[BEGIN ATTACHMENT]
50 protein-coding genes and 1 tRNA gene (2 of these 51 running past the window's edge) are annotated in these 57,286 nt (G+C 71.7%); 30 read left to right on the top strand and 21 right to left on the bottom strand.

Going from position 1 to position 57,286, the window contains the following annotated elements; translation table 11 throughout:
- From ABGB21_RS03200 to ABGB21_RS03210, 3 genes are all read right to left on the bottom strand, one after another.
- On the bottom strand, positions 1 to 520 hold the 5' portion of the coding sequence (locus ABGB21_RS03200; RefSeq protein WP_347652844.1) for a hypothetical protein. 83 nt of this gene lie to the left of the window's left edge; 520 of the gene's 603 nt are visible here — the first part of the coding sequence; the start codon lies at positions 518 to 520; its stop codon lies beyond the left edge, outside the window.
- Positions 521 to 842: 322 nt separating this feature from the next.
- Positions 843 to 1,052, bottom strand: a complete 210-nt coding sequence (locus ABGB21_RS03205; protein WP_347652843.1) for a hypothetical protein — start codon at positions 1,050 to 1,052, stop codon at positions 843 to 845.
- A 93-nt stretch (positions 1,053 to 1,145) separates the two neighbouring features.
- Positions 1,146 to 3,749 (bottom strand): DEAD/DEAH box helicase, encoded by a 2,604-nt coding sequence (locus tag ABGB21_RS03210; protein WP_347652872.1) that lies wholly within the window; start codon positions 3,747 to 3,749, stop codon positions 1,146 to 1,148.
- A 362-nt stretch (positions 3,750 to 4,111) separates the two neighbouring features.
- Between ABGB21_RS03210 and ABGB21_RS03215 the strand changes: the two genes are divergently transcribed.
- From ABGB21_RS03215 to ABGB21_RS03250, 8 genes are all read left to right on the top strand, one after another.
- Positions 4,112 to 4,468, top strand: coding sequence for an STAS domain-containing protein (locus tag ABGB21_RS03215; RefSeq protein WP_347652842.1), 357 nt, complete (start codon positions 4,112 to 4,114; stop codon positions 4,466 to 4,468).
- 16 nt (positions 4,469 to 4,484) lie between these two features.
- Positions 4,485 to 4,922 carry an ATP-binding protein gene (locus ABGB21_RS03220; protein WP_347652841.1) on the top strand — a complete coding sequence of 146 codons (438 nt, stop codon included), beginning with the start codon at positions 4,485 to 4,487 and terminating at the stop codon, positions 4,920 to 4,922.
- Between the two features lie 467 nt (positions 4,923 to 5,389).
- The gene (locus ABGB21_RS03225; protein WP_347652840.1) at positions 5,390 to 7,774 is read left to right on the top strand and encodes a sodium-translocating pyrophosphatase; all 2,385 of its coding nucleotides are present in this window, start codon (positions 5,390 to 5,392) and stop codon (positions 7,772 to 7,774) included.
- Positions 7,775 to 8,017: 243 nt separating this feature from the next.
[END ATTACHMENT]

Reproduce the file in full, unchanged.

50 protein-coding genes and 1 tRNA gene (2 of these 51 running past the window's edge) are annotated in these 57,286 nt (G+C 71.7%); 30 read left to right on the top strand and 21 right to left on the bottom strand.

Going from position 1 to position 57,286, the window contains the following annotated elements; translation table 11 throughout:
- From ABGB21_RS03200 to ABGB21_RS03210, 3 genes are all read right to left on the bottom strand, one after another.
- On the bottom strand, positions 1 to 520 hold the 5' portion of the coding sequence (locus ABGB21_RS03200; RefSeq protein WP_347652844.1) for a hypothetical protein. 83 nt of this gene lie to the left of the window's left edge; 520 of the gene's 603 nt are visible here — the first part of the coding sequence; the start codon lies at positions 518 to 520; its stop codon lies beyond the left edge, outside the window.
- Positions 521 to 842: 322 nt separating this feature from the next.
- Positions 843 to 1,052, bottom strand: a complete 210-nt coding sequence (locus ABGB21_RS03205; protein WP_347652843.1) for a hypothetical protein — start codon at positions 1,050 to 1,052, stop codon at positions 843 to 845.
- A 93-nt stretch (positions 1,053 to 1,145) separates the two neighbouring features.
- Positions 1,146 to 3,749 (bottom strand): DEAD/DEAH box helicase, encoded by a 2,604-nt coding sequence (locus tag ABGB21_RS03210; protein WP_347652872.1) that lies wholly within the window; start codon positions 3,747 to 3,749, stop codon positions 1,146 to 1,148.
- A 362-nt stretch (positions 3,750 to 4,111) separates the two neighbouring features.
- Between ABGB21_RS03210 and ABGB21_RS03215 the strand changes: the two genes are divergently transcribed.
- From ABGB21_RS03215 to ABGB21_RS03250, 8 genes are all read left to right on the top strand, one after another.
- Positions 4,112 to 4,468, top strand: coding sequence for an STAS domain-containing protein (locus tag ABGB21_RS03215; RefSeq protein WP_347652842.1), 357 nt, complete (start codon positions 4,112 to 4,114; stop codon positions 4,466 to 4,468).
- 16 nt (positions 4,469 to 4,484) lie between these two features.
- Positions 4,485 to 4,922 carry an ATP-binding protein gene (locus ABGB21_RS03220; protein WP_347652841.1) on the top strand — a complete coding sequence of 146 codons (438 nt, stop codon included), beginning with the start codon at positions 4,485 to 4,487 and terminating at the stop codon, positions 4,920 to 4,922.
- Between the two features lie 467 nt (positions 4,923 to 5,389).
- The gene (locus ABGB21_RS03225; protein WP_347652840.1) at positions 5,390 to 7,774 is read left to right on the top strand and encodes a sodium-translocating pyrophosphatase; all 2,385 of its coding nucleotides are present in this window, start codon (positions 5,390 to 5,392) and stop codon (positions 7,772 to 7,774) included.
- Positions 7,775 to 8,017: 243 nt separating this feature from the next.